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…And You Will Know Us by the Trail of Dead The Century Of Self Review

Album. Released 2009.  

BBC Review

An album thoroughly recommended for those who like to think while they rock out

Lou Thomas 2009

Austin, Texas has produced its fair share of exciting rock acts from The 13th Floor Elevators to Explosions In The Sky but few are quite as intense as …And You Will Know Us by the Trail of Dead in full flight.

The band's third album, 2002's Sources, Tags & Codes, brought them critical plaudits for their powerful post-grunge stoner-rock while references to philosophers like Baudelaire proved intellect went hand in hand with volume.

Sixth album The Century Of Self, then, is an attempt to woo punters and critics back to the band after the two previous records were met by indifference.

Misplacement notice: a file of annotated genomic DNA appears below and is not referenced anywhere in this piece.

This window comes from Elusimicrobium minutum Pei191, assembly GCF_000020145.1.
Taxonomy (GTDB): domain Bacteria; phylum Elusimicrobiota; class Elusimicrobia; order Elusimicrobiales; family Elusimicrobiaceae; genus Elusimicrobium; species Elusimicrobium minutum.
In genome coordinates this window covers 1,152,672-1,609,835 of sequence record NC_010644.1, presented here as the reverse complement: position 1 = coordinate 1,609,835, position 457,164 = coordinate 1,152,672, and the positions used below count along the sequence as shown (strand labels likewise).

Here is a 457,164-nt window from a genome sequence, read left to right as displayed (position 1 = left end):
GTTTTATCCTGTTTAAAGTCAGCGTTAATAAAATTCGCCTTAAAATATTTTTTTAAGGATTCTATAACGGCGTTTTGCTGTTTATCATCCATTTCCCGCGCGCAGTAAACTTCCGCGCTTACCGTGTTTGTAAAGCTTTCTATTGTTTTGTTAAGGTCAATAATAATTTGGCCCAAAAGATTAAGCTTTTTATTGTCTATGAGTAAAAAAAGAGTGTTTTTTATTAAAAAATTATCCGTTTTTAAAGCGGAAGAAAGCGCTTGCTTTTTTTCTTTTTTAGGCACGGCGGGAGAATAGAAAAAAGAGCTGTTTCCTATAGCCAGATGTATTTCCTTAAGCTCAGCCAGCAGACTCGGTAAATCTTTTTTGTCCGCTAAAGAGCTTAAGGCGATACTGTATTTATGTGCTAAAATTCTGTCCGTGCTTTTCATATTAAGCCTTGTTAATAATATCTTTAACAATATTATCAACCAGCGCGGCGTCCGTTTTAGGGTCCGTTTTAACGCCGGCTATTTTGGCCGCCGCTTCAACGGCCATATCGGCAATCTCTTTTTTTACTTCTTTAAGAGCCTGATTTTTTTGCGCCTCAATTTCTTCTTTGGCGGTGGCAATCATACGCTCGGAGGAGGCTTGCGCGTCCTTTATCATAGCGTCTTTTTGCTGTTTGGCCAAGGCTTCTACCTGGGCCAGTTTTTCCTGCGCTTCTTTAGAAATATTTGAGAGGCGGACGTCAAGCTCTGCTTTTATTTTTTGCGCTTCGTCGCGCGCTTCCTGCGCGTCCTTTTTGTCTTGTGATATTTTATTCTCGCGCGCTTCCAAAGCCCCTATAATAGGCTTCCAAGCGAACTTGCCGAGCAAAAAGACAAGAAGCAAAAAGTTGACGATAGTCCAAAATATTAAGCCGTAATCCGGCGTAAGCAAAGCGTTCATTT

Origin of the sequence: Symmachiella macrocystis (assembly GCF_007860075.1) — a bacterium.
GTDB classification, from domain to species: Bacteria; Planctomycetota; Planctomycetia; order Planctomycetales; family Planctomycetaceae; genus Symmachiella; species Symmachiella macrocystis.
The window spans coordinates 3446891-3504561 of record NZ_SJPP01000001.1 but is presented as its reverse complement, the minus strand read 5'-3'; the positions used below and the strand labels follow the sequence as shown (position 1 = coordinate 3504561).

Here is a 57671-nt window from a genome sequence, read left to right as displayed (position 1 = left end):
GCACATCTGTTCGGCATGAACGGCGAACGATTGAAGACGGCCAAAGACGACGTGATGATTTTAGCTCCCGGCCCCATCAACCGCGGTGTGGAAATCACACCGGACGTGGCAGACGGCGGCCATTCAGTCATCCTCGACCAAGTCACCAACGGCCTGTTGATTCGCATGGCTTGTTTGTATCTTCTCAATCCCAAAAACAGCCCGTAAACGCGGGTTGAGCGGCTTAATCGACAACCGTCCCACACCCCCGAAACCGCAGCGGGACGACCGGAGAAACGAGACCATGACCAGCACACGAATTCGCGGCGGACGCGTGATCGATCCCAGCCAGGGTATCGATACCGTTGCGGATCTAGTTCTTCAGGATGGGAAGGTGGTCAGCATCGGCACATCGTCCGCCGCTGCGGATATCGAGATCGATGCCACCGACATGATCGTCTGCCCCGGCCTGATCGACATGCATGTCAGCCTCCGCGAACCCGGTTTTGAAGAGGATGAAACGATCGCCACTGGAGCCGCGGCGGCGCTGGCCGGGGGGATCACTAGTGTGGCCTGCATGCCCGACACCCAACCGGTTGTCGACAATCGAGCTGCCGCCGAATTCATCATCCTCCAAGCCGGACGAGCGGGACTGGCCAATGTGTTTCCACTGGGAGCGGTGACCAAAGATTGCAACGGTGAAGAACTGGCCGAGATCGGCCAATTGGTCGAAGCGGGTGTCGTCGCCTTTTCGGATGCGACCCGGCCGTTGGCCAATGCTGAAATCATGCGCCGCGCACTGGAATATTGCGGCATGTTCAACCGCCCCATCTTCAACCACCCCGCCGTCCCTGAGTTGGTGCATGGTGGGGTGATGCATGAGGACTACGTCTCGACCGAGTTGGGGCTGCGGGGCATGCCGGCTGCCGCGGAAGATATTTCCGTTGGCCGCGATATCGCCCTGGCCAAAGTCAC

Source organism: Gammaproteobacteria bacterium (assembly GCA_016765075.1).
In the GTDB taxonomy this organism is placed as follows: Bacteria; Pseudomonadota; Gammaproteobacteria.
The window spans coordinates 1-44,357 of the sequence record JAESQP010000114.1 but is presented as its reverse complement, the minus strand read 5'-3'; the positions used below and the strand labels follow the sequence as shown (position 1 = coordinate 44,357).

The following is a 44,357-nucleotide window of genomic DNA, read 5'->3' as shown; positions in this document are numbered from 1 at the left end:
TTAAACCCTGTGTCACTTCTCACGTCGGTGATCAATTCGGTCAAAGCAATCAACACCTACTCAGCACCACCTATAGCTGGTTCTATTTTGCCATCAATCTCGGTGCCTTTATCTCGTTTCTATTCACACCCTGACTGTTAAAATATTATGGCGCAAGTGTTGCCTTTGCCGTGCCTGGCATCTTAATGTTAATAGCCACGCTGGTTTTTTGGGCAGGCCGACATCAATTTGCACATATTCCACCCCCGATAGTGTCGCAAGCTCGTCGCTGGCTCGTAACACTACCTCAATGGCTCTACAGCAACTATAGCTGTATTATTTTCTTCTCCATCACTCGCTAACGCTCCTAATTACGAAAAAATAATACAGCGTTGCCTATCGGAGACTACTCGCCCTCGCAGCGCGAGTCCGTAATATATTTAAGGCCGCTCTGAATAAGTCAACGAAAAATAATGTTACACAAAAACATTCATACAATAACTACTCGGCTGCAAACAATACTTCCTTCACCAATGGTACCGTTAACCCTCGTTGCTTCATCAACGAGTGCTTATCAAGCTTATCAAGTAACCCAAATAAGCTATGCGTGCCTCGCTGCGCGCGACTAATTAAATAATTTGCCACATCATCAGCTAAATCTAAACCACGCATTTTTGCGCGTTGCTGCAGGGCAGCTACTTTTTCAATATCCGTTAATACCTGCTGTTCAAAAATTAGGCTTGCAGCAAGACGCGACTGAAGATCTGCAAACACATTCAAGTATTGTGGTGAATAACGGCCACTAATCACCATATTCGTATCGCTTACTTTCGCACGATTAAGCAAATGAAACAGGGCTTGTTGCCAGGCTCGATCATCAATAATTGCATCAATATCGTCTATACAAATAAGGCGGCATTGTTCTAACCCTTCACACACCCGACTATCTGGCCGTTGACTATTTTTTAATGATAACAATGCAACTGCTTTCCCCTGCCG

Trail Of Dead chief Conrad Keely and his bandmates succeed, as it's easily the best thing they've made since S,T & C and arguably almost its equal.

Far Pavilions is the first sweet but barbaric statement of intent on the album. Listeners may give the speakers a standing ovation upon hearing the guitars. They give the track a mellifluous menace tone akin to a hate-fuelled Ben Folds Five.

Isis Unveiled is a multi-part epic with the dirty swagger of prime Queens Of The Stone Age and the soaring riffs of Black Rebel Motorcyle Club. Fields of Coal is a happier beast with a rebellious Celtic tone. It's the closest Trail of Dead will get to a lighters-aloft anthem.

Chris Coady’s production is excellent. Each crescendo, tempo, key and beat change works impeccably. Pianos, guitars, handclaps and vocals are all given their own space. This may seem minor but far too many modern rock albums are at least partly spoiled by over-production or lack of imagination in the studio.

The only real condern is that…Self hasn't really moved things on. Pictures Of An Only Child sounds like Soundgarden's Black Hole Sun from 1994. The six men in Trail Of Dead can create superior rock music and have ideas, so why not push things forward?

This concern doesn't detract greatly from what is still an album thoroughly recommended for those who like to think while they rock out. But on the seventh record it would be pleasing to hear the band progress.

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